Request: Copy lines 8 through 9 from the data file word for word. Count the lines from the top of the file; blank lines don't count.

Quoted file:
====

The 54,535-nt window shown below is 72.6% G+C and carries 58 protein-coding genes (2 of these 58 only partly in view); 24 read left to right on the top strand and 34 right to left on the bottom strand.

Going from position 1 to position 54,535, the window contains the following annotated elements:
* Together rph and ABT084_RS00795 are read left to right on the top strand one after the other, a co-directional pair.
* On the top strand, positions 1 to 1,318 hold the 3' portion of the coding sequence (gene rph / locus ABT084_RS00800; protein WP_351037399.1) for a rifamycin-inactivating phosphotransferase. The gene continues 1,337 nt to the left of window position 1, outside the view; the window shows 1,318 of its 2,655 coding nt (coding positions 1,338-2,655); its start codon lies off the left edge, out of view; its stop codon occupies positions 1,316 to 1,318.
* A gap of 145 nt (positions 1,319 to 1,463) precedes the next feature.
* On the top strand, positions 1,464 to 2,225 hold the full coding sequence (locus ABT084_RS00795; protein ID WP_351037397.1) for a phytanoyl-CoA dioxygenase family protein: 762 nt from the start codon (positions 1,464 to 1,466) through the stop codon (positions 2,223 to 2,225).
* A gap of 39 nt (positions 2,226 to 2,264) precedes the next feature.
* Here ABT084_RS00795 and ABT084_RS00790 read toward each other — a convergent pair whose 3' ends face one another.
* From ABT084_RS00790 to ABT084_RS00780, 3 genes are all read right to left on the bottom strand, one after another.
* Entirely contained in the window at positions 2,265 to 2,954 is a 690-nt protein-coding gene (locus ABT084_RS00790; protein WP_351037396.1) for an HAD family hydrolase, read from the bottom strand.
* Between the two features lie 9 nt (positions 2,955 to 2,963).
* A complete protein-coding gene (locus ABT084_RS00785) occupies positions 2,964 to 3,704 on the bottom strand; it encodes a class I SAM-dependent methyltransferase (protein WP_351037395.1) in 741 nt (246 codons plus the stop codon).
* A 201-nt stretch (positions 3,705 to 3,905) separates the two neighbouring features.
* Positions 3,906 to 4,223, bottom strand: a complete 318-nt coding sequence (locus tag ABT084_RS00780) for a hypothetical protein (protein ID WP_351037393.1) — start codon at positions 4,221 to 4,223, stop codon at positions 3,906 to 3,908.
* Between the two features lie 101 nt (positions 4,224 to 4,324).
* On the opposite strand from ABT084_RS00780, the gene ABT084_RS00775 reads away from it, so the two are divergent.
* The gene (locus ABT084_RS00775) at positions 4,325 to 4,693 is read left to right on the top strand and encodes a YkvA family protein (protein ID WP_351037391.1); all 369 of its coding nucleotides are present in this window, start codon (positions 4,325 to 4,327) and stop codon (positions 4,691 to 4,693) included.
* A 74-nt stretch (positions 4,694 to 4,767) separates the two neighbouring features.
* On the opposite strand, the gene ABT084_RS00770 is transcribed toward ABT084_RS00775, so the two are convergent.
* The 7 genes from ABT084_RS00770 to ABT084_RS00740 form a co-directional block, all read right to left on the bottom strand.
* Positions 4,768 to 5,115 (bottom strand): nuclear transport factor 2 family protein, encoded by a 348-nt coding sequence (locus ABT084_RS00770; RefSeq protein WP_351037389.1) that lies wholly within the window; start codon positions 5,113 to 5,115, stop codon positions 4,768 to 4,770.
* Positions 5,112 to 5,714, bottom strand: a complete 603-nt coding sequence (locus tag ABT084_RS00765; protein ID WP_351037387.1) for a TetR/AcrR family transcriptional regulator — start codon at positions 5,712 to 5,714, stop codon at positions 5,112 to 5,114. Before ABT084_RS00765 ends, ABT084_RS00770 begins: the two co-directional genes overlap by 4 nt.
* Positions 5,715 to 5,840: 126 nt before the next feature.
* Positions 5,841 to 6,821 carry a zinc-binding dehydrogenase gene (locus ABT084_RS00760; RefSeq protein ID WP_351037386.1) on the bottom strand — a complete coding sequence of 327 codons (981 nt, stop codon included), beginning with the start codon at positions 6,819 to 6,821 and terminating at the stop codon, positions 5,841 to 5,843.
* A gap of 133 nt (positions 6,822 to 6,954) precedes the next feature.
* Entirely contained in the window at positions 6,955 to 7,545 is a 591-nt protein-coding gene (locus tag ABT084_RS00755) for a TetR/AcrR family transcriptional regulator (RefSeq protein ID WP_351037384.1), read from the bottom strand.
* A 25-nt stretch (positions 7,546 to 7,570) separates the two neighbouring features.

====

* Here ABT084_RS00795 and ABT084_RS00790 read toward each other — a convergent pair whose 3' ends face one another.
* From ABT084_RS00790 to ABT084_RS00780, 3 genes are all read right to left on the bottom strand, one after another.